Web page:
What Are the Divorce Laws in Colorado in Regards to Receiving Alimony?


Quick Answer

As of 2014, Colorado courts calculate alimony payments according to a mathematical formula based on each spouse's income, says Colleen O'Connor in The Denver Post. Marital property and each spouse's financial needs and resources are also factors in determining alimony in Colorado.

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Full Answer

Alimony is established by taking 40 percent of the income of the spouse who earns the most and subtracting 50 percent of the other spouse's income, explains O'Connor. The advisory formula applies to marriages that are three to 20 years old, in which the combined annual income is less than $240,000. Colorado law requires judges to use a formula to calculate alimony, but the resulting amount is just a guideline. A judge's final determination of payments takes other factors into account, such as children.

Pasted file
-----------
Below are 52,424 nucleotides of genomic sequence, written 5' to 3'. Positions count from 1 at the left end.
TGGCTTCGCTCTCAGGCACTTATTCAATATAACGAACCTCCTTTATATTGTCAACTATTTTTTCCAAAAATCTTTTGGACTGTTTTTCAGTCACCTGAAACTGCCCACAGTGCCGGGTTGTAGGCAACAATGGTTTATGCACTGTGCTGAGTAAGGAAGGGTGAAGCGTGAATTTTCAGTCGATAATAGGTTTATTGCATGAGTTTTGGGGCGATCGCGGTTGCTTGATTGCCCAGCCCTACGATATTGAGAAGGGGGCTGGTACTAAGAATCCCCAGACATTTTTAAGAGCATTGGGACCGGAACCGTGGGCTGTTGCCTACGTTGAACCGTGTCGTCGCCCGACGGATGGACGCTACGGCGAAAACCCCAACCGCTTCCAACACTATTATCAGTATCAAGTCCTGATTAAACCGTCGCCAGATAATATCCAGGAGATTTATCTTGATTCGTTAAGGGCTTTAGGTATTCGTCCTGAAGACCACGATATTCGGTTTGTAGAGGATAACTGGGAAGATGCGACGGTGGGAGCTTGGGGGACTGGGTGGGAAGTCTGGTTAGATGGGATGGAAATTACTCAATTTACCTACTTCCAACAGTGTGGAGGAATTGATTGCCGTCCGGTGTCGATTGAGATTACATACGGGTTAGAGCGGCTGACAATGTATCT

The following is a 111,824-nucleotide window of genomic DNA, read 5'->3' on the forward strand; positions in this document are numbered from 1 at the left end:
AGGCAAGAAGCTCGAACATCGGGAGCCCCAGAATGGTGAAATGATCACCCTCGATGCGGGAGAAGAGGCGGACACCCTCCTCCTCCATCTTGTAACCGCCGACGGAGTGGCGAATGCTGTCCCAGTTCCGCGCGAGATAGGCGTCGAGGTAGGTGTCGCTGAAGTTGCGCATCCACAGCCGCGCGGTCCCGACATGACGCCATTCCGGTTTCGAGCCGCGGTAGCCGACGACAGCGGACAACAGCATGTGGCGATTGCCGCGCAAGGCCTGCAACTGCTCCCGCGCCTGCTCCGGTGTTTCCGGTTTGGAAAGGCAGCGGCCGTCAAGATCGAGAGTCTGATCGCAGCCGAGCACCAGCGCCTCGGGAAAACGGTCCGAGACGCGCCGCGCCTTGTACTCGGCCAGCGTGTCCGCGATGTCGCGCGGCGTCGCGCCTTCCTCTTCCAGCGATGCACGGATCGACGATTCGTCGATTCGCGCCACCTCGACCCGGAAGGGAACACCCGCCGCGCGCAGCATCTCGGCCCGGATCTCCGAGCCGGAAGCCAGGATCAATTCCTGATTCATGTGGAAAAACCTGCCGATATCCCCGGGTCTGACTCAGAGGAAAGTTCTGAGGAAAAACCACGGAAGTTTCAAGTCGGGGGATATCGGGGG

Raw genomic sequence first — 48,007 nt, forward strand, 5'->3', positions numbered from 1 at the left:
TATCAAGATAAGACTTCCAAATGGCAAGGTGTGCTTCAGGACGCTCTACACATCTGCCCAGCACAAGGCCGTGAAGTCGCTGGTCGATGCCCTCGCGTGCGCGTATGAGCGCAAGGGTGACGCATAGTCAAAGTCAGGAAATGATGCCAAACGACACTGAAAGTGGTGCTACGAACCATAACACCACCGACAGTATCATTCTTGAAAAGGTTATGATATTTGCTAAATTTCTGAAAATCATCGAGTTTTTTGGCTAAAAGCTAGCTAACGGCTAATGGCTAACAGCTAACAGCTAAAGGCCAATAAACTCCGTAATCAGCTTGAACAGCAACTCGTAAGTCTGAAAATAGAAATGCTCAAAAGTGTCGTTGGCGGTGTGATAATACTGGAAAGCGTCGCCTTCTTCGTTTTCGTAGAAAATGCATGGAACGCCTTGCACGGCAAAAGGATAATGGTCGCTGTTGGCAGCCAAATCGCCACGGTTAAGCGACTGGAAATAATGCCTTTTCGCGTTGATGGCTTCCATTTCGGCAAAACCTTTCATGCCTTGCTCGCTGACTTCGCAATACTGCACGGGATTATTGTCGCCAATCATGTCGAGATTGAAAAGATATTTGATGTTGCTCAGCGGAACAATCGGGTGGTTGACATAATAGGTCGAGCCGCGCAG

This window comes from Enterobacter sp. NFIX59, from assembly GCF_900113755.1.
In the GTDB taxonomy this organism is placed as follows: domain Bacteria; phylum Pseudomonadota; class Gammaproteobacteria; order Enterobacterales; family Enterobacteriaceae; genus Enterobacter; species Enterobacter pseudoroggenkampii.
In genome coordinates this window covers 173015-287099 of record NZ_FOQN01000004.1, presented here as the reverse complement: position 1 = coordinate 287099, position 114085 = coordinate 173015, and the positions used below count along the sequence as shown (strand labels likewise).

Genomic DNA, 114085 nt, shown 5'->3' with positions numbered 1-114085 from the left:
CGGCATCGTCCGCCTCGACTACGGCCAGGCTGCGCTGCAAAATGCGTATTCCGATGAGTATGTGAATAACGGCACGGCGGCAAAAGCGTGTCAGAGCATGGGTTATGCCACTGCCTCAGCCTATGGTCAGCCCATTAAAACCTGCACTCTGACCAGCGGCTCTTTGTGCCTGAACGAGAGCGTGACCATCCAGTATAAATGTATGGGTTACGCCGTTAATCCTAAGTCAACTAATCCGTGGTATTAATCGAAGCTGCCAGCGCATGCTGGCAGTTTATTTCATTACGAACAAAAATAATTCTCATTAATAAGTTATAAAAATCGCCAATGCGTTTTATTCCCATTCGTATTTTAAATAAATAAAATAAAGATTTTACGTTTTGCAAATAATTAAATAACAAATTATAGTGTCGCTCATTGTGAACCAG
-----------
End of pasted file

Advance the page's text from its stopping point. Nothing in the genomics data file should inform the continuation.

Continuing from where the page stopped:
Alimony in Colorado is not granted automatically, according to Colorado Family Law Guide. Judges look at each spouse's standard of living before the marriage and consider a spouse's ability to pay. Other elements the court weighs include the age and circumstances of spouses seeking maintenance and the amount of time needed for them to gain employment. Alimony in Colorado may be granted for a limited period of time or it may be a lifetime award. The death of either spouse terminates alimony, as does the remarriage of the spouse receiving payments.

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